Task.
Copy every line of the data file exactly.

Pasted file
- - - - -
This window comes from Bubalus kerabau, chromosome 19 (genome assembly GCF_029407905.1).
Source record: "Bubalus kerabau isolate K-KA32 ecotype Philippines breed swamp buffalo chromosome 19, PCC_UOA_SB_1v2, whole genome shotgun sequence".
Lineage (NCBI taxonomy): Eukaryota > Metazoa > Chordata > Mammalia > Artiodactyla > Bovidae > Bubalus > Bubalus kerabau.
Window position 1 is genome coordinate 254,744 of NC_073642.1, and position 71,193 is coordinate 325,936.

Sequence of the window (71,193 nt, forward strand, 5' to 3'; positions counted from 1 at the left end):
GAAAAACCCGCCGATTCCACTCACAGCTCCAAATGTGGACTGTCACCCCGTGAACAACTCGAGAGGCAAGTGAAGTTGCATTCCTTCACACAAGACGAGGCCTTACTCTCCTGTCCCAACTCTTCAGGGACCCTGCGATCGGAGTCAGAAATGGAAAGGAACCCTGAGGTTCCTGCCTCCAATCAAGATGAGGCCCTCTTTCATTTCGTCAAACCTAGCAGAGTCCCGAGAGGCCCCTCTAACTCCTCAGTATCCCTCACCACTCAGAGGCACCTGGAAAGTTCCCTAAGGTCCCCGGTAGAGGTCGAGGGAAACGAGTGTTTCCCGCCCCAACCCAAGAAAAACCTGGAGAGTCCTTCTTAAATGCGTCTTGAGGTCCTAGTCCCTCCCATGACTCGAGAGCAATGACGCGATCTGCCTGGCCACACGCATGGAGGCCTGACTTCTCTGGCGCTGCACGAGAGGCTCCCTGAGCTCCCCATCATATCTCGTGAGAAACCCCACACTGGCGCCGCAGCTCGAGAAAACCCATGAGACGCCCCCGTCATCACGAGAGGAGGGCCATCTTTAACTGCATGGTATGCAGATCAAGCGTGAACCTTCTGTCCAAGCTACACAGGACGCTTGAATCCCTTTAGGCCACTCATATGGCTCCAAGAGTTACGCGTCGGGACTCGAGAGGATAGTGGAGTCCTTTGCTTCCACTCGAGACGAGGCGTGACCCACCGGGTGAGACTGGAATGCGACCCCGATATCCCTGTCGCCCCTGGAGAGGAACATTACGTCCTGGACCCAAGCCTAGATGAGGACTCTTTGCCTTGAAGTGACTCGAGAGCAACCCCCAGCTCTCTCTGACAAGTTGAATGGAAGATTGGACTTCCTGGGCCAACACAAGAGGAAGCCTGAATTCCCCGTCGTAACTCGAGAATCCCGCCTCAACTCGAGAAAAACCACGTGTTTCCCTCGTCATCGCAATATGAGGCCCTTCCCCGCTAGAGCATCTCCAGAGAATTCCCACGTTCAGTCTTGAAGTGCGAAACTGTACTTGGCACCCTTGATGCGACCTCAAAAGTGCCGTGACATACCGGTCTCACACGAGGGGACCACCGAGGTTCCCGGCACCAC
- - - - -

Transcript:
This window comes from Bubalus kerabau, chromosome 19 (genome assembly GCF_029407905.1).
Source record: "Bubalus kerabau isolate K-KA32 ecotype Philippines breed swamp buffalo chromosome 19, PCC_UOA_SB_1v2, whole genome shotgun sequence".
Lineage (NCBI taxonomy): Eukaryota > Metazoa > Chordata > Mammalia > Artiodactyla > Bovidae > Bubalus > Bubalus kerabau.
Window position 1 is genome coordinate 254,744 of NC_073642.1, and position 71,193 is coordinate 325,936.

Sequence of the window (71,193 nt, forward strand, 5' to 3'; positions counted from 1 at the left end):
GAAAAACCCGCCGATTCCACTCACAGCTCCAAATGTGGACTGTCACCCCGTGAACAACTCGAGAGGCAAGTGAAGTTGCATTCCTTCACACAAGACGAGGCCTTACTCTCCTGTCCCAACTCTTCAGGGACCCTGCGATCGGAGTCAGAAATGGAAAGGAACCCTGAGGTTCCTGCCTCCAATCAAGATGAGGCCCTCTTTCATTTCGTCAAACCTAGCAGAGTCCCGAGAGGCCCCTCTAACTCCTCAGTATCCCTCACCACTCAGAGGCACCTGGAAAGTTCCCTAAGGTCCCCGGTAGAGGTCGAGGGAAACGAGTGTTTCCCGCCCCAACCCAAGAAAAACCTGGAGAGTCCTTCTTAAATGCGTCTTGAGGTCCTAGTCCCTCCCATGACTCGAGAGCAATGACGCGATCTGCCTGGCCACACGCATGGAGGCCTGACTTCTCTGGCGCTGCACGAGAGGCTCCCTGAGCTCCCCATCATATCTCGTGAGAAACCCCACACTGGCGCCGCAGCTCGAGAAAACCCATGAGACGCCCCCGTCATCACGAGAGGAGGGCCATCTTTAACTGCATGGTATGCAGATCAAGCGTGAACCTTCTGTCCAAGCTACACAGGACGCTTGAATCCCTTTAGGCCACTCATATGGCTCCAAGAGTTACGCGTCGGGACTCGAGAGGATAGTGGAGTCCTTTGCTTCCACTCGAGACGAGGCGTGACCCACCGGGTGAGACTGGAATGCGACCCCGATATCCCTGTCGCCCCTGGAGAGGAACATTACGTCCTGGACCCAAGCCTAGATGAGGACTCTTTGCCTTGAAGTGACTCGAGAGCAACCCCCAGCTCTCTCTGACAAGTTGAATGGAAGATTGGACTTCCTGGGCCAACACAAGAGGAAGCCTGAATTCCCCGTCGTAACTCGAGAATCCCGCCTCAACTCGAGAAAAACCACGTGTTTCCCTCGTCATCGCAATATGAGGCCCTTCCCCGCTAGAGCATCTCCAGAGAATTCCCACGTTCAGTCTTGAAGTGCGAAACTGTACTTGGCACCCTTGATGCGACCTCAAAAGTGCCGTGACATACCGGTCTCACACGAGGGGACCACCGAGGTTCCCGGCACCAC